Why marine charts are not like Google Maps
Google maps and other similar "slippy maps", which work in web browsers and in mobile apps, draw the map based on "tiles" which are standardised segments of the world, mostly containing road data. The original version of Google maps did all the map drawing on their servers and only sent completed map tiles to the browser. The latest version of Google Maps sends a mixture of pre-drawn map tiles and "data tiles" to the browser, allowing certain features like roads and points of interest to remain visible during zooming.
A key characteristic of these maps is that the rules which govern how the map is drawn are extremely simple, and they don't vary depending on the "viewport" or area visible to the user. For example, if a map feature appears close to the edge of the map, its label simply crosses the edge of the window and is half-visible (so if you look to the west of London, you may see the letters LOND going off the edge of the screen).
However, this type of simplicity is not allowed by the S-52 charts, and the symbology for many types of feature is dependent on how much of the feature is in the visible area. Whenever the map is moved, it must be redrawn according to exactly what area is visible. This means that standard tiles cannot be pre-drawn on a server and transmitted to all users; every user must have their map drawn specifically for the exact area they are looking at.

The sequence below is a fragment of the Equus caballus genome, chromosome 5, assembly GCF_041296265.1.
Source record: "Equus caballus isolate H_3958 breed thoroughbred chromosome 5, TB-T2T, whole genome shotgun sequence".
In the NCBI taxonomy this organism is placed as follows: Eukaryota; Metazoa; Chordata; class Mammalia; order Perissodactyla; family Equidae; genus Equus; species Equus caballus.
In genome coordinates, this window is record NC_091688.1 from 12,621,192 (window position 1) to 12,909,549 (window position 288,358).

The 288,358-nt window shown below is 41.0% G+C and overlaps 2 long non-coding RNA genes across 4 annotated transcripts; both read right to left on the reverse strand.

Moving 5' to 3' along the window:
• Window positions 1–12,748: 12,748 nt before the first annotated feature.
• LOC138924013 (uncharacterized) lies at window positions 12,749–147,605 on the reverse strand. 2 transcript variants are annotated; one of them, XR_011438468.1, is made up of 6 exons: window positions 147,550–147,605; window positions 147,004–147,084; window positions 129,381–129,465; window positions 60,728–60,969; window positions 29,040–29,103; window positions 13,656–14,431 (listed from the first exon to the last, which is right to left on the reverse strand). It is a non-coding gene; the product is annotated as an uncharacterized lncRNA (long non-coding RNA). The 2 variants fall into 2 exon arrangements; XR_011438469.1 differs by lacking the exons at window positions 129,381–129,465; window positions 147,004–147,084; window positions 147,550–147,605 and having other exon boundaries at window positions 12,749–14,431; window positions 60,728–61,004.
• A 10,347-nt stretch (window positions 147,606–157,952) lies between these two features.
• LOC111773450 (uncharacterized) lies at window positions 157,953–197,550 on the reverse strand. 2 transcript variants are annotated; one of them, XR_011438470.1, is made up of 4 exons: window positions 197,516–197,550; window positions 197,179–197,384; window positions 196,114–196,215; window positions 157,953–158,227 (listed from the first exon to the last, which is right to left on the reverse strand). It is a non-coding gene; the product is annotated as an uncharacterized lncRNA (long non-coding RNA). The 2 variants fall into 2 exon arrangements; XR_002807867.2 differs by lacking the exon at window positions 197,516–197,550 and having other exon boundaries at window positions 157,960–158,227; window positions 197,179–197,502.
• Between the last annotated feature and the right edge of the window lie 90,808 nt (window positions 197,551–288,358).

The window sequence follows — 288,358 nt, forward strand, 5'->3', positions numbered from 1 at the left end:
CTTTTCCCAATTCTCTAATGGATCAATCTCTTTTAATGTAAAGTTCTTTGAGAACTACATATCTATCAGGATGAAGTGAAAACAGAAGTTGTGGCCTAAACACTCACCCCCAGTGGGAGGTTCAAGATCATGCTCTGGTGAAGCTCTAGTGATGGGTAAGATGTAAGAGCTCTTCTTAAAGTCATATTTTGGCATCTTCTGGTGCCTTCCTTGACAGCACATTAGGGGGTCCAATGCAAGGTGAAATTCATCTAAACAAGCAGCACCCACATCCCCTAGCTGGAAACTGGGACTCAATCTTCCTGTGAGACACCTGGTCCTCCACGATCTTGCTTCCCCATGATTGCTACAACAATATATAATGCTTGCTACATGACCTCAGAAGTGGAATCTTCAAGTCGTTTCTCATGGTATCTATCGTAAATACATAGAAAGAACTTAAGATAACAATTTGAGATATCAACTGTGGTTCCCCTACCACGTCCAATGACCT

Because it works on any kind of platform, SpiffyChart can be used wherever standards-compliant marine charts are needed, for example:
- for chart display within an ECDIS navigation system
- to display available charts within a chart licensing system
- within any application which is intended to be used by experienced mariners, such as SpiffyMap's own LOC8 system, which displays GPS and AIS data via a web browser
SpiffyChart is available for use within third-party software products under license. For enquiries, please contact firstname.lastname@example.org.
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